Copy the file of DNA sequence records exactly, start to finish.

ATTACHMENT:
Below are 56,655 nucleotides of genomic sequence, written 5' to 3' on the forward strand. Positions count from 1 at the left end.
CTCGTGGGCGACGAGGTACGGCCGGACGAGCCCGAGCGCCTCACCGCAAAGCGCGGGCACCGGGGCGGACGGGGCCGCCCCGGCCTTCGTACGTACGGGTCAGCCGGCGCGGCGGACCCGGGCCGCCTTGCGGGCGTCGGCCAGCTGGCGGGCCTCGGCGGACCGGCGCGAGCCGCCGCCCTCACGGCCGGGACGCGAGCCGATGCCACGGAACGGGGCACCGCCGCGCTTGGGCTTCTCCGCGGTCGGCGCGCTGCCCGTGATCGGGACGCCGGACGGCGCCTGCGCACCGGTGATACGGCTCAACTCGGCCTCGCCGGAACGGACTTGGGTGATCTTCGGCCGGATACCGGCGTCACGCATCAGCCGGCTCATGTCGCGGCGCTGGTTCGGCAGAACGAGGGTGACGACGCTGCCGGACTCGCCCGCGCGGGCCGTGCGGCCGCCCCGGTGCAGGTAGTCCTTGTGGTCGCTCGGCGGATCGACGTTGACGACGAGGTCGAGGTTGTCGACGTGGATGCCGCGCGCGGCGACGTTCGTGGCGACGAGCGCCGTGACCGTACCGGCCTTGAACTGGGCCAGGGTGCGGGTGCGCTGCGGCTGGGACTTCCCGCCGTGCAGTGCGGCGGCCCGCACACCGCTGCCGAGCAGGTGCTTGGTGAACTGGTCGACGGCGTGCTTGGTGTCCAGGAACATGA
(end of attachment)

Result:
Below are 56,655 nucleotides of genomic sequence, written 5' to 3' on the forward strand. Positions count from 1 at the left end.
CTCGTGGGCGACGAGGTACGGCCGGACGAGCCCGAGCGCCTCACCGCAAAGCGCGGGCACCGGGGCGGACGGGGCCGCCCCGGCCTTCGTACGTACGGGTCAGCCGGCGCGGCGGACCCGGGCCGCCTTGCGGGCGTCGGCCAGCTGGCGGGCCTCGGCGGACCGGCGCGAGCCGCCGCCCTCACGGCCGGGACGCGAGCCGATGCCACGGAACGGGGCACCGCCGCGCTTGGGCTTCTCCGCGGTCGGCGCGCTGCCCGTGATCGGGACGCCGGACGGCGCCTGCGCACCGGTGATACGGCTCAACTCGGCCTCGCCGGAACGGACTTGGGTGATCTTCGGCCGGATACCGGCGTCACGCATCAGCCGGCTCATGTCGCGGCGCTGGTTCGGCAGAACGAGGGTGACGACGCTGCCGGACTCGCCCGCGCGGGCCGTGCGGCCGCCCCGGTGCAGGTAGTCCTTGTGGTCGCTCGGCGGATCGACGTTGACGACGAGGTCGAGGTTGTCGACGTGGATGCCGCGCGCGGCGACGTTCGTGGCGACGAGCGCCGTGACCGTACCGGCCTTGAACTGGGCCAGGGTGCGGGTGCGCTGCGGCTGGGACTTCCCGCCGTGCAGTGCGGCGGCCCGCACACCGCTGCCGAGCAGGTGCTTGGTGAACTGGTCGACGGCGTGCTTGGTGTCCAGGAACATGA